Dog e-collar training: a case for clarity and another life saved.

Emily Stoddard from Canine Sports Dog Training recently sent me a success story of how proper use of an e-collar helped a dog destine for euthanasia.
Guinness’ story is not an unusual one, a dog with a less than desirable upbringing, going to a new home and the new owner struggling to rehab an animal who has learned the wrong behavioral response to anything he perceives as scary. Unfortunately the sad stories like his aren’t hard to come by. The positive note is that Guinness’ owner found Emily, a trainer who understands the value all tools can have in helping clearly communicate with a dog and make the surrounding world and our expectations of how to behave in it, clear.
I’ve come to believe that clarity is the single more important aspect of having a “successful” life. Whether we are talking about our own personal successes or teaching a dog how to operate in our human world. Being clear about our goals, expectations and the steps needed to achieve them sets the framework so we can move forward and conquer the hurdles toward our destination.

The advantage an e-collar brings to the task of dog training is that much of the clarity is built in and not dependent on the handler.

The timing of WHEN to push the button and HOW to help the dog understand the sensation is handler dependent, but after that knowledge is acquired, the e-collar does much of the work in providing neutral information and feedback that can guide a dog’s decision making process without getting caught up in expressed human emotion that is often too confusing for an already stressed dog to interpret.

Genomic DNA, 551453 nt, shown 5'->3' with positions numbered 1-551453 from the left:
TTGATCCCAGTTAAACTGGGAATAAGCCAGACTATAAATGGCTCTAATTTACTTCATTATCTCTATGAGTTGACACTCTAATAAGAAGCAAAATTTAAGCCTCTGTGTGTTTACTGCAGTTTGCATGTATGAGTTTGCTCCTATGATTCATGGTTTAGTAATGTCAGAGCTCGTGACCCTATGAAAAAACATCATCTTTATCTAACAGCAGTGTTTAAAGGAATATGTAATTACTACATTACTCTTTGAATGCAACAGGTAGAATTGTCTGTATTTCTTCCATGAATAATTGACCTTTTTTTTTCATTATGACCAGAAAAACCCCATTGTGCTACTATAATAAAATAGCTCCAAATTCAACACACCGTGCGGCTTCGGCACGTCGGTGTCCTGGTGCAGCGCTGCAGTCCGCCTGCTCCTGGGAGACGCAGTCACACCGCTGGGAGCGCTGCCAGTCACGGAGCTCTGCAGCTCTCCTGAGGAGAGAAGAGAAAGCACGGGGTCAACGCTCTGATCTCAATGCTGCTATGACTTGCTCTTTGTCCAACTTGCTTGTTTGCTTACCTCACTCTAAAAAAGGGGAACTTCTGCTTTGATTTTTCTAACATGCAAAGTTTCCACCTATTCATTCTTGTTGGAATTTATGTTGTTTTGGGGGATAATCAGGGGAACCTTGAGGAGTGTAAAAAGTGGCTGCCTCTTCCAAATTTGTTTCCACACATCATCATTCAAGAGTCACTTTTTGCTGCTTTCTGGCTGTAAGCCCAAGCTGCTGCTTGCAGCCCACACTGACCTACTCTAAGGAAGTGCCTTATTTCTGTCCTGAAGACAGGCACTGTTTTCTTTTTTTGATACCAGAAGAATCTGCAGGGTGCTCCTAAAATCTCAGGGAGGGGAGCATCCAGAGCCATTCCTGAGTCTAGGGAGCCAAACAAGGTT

The resulting clear information a dog receives via tactile cueing allows the dog to process more quickly and gives the handler an easier way to redirect to and thus reward more appropriate behavior. Learning to use an e-collar as a tactile feedback mechanism is the future of the tool. There are those in the know, who understand this and those who still believe the e-collar is a mid-evil torture device. Fortunately for Guinness, he found Emily, one of the people in the know. 🙂
Here’s the story Emily gave me permission to share with all of you.

This is one of my all time favorite cases…

I met Natalie through an apprentice program I mentor for a local open door shelter. She came to me after class one day at her wits end with one of her dogs, Guinness. She’d purchased Guinness from a man at the park that was mistreating him, what she didn’t realize was how deep his psychological wounds were. She’d been training with a local “pit bull only” group and he was getting worse, way worse. By the time I meet him, he’d landed a nasty, deep bite on a passer by on a walk and couldn’t leave the house without being muzzled and double collared. He looked like Hannibal Lector. I did an evaluation with Natalie and Guinness and asked if she’d ever considered e-collar work. While hesitant at first, she was willing to try anything to help her boy. First lesson was amazing and eye opening, Guinness responded so well that we even trained her other dog, Athena, on the e-collar as well.
So here we are about a year later and Guinness is a model canine citizen. He no longer needs his muzzle, he’s been integrated back into play groups with dogs, goes on large pack walks, he even seeks out affection from strangers!!! I received a text from Natalie the other day saying that Guinness was able to be completely muzzle free for his latest vet exam, our last hurdle! Here’s a dog that was days away from being euthanized due to his aggression,

now he’s the wonderful dog that we new he always could be and it wouldn’t have been possible with out the e-collar.

Attached is a picture of Guinness from this past summer’s pack walk benefiting a local rescue. 🙂
If you have a story about your dog and how the e-collar assisted with your training efforts, please share by sending to:

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